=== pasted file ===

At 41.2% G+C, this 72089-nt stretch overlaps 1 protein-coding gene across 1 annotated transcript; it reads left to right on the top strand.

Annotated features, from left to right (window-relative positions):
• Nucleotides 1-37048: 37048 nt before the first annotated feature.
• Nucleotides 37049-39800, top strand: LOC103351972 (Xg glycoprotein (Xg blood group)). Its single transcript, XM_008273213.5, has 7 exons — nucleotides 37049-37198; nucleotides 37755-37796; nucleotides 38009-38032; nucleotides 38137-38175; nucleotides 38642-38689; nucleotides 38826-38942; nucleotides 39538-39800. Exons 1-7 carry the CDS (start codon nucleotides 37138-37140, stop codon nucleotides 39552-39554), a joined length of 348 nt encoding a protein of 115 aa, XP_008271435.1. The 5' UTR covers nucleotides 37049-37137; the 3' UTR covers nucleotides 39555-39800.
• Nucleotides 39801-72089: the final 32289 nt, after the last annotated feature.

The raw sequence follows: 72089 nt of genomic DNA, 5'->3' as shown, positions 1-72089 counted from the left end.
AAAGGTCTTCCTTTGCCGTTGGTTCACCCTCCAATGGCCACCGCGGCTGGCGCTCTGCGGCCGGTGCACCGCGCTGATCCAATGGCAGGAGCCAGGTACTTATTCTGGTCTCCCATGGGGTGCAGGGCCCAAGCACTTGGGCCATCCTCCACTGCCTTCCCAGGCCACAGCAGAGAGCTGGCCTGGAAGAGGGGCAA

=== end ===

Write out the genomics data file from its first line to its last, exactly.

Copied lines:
At 41.2% G+C, this 72089-nt stretch overlaps 1 protein-coding gene across 1 annotated transcript; it reads left to right on the top strand.

Annotated features, from left to right (window-relative positions):
• Nucleotides 1-37048: 37048 nt before the first annotated feature.
• Nucleotides 37049-39800, top strand: LOC103351972 (Xg glycoprotein (Xg blood group)). Its single transcript, XM_008273213.5, has 7 exons — nucleotides 37049-37198; nucleotides 37755-37796; nucleotides 38009-38032; nucleotides 38137-38175; nucleotides 38642-38689; nucleotides 38826-38942; nucleotides 39538-39800. Exons 1-7 carry the CDS (start codon nucleotides 37138-37140, stop codon nucleotides 39552-39554), a joined length of 348 nt encoding a protein of 115 aa, XP_008271435.1. The 5' UTR covers nucleotides 37049-37137; the 3' UTR covers nucleotides 39555-39800.
• Nucleotides 39801-72089: the final 32289 nt, after the last annotated feature.

The raw sequence follows: 72089 nt of genomic DNA, 5'->3' as shown, positions 1-72089 counted from the left end.
AAAGGTCTTCCTTTGCCGTTGGTTCACCCTCCAATGGCCACCGCGGCTGGCGCTCTGCGGCCGGTGCACCGCGCTGATCCAATGGCAGGAGCCAGGTACTTATTCTGGTCTCCCATGGGGTGCAGGGCCCAAGCACTTGGGCCATCCTCCACTGCCTTCCCAGGCCACAGCAGAGAGCTGGCCTGGAAGAGGGGCAA